"A Desire Named Streetcar": The Hiawatha Light Rail Line as a Case Study in Better Decision Making
Political Science | Social and Behavioral Sciences
Matthew Lindstrom, Political Science
The Hiawatha light rail transit line was originally projected to cost $250 million. When the first train left the station in 2004, however, the total project cost was $715 million. This paper analyzes the approval process for the Hiawatha project. It examines and critiques a planning technique called "reference class forecasting," which attempts to improve planning forecasts by comparing them to previous completed projects. Applying this technique retroactively, I conclude that forecasting on the Hiawatha project could have been more accurate. More importantly, reference class forecasting, together with Before and After Studies and a change in incentive structure, will lead to more accurate forecasts. Future projects, which will continue to grow in number as light rail becomes more popular, can benefit from these recommendations.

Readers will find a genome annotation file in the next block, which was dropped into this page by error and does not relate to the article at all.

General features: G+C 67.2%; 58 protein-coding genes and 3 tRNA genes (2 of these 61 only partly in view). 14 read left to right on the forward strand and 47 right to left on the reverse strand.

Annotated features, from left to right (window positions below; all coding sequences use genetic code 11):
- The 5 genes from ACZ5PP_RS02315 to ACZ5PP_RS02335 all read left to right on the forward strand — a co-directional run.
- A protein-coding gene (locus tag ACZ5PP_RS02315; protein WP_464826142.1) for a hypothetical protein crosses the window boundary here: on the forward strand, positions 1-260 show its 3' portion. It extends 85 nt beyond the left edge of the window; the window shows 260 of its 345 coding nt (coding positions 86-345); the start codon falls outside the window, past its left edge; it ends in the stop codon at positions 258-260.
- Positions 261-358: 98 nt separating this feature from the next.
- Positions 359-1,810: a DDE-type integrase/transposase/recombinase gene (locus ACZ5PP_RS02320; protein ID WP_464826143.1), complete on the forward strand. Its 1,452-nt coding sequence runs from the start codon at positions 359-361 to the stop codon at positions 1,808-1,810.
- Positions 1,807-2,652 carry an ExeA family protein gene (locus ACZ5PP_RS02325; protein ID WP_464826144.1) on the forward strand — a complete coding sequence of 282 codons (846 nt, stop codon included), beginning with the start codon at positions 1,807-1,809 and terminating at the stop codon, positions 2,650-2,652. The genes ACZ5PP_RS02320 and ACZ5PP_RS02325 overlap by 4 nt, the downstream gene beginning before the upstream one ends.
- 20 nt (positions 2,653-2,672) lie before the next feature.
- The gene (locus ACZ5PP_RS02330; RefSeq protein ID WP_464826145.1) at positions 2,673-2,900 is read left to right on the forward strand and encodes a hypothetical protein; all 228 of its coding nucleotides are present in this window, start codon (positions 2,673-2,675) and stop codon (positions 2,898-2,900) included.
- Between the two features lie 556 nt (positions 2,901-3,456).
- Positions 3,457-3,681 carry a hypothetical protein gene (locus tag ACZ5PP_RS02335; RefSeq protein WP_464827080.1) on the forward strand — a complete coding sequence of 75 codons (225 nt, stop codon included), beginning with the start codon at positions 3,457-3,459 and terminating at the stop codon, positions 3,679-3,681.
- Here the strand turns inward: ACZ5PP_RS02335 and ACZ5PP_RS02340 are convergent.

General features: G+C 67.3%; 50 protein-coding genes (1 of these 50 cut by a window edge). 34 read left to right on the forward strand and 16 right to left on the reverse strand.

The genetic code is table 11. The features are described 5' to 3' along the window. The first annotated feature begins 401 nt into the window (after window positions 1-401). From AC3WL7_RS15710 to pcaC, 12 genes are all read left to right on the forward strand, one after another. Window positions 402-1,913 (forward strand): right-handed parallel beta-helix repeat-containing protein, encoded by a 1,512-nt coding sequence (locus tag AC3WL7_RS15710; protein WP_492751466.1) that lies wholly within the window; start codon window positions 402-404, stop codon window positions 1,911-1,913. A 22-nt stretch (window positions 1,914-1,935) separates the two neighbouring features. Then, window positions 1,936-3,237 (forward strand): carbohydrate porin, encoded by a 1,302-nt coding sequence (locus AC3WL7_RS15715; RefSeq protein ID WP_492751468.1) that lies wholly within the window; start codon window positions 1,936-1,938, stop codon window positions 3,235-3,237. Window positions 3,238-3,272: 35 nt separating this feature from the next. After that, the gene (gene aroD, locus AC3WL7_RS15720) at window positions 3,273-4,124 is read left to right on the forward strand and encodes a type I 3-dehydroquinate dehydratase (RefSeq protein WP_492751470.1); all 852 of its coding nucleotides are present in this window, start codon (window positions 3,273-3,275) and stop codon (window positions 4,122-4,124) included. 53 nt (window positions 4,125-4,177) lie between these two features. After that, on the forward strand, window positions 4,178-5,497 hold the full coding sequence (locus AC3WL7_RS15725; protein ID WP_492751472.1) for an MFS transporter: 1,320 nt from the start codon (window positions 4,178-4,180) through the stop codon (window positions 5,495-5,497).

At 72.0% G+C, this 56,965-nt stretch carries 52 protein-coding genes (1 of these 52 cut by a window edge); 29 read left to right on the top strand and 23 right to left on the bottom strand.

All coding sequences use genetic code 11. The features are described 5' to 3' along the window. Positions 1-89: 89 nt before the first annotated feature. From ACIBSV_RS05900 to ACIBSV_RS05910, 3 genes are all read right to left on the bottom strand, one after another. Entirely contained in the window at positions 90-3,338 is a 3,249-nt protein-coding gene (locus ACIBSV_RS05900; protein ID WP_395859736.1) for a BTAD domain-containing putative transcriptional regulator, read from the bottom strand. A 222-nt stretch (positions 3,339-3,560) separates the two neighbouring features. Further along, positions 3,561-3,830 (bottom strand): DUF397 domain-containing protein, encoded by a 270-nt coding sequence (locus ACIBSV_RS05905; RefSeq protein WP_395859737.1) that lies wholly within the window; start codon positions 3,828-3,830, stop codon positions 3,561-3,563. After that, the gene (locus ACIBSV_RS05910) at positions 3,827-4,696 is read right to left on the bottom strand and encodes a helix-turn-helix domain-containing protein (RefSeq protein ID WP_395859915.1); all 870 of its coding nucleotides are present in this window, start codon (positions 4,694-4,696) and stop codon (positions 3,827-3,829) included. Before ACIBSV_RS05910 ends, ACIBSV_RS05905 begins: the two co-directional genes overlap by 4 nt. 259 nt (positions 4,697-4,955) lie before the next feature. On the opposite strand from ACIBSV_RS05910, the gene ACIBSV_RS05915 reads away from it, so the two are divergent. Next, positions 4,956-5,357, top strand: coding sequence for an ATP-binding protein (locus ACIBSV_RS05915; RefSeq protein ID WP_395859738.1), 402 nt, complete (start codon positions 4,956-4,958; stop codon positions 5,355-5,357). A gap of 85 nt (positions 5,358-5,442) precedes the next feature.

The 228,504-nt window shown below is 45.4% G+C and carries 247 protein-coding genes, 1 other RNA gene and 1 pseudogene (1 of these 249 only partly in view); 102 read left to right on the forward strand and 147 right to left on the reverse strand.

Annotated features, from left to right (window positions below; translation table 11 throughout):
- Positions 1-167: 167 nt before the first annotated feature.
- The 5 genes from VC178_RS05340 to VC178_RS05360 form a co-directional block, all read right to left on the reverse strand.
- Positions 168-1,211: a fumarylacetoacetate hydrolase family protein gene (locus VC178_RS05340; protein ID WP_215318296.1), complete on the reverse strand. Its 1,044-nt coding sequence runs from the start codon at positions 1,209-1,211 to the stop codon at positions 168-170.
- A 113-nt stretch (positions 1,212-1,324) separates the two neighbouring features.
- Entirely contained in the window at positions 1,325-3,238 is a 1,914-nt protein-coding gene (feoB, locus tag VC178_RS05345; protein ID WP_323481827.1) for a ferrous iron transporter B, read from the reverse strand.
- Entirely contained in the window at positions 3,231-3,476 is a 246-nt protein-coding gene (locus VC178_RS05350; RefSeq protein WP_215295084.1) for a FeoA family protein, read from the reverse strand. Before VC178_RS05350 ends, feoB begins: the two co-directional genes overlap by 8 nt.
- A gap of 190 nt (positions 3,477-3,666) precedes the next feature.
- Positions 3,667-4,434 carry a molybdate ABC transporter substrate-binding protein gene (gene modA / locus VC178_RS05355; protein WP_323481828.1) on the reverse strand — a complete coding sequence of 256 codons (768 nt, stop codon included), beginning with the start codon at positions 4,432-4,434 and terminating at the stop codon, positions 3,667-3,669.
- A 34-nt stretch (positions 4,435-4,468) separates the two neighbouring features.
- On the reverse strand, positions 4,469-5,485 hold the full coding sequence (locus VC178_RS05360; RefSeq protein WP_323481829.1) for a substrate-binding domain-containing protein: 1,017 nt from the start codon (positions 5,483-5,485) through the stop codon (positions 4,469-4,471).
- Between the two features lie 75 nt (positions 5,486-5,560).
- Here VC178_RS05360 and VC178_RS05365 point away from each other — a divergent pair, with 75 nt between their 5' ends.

Schnobrich, Jeff, ""A Desire Named Streetcar": The Hiawatha Light Rail Line as a Case Study in Better Decision Making" (2009). Honors Theses, 1963-2015. 197.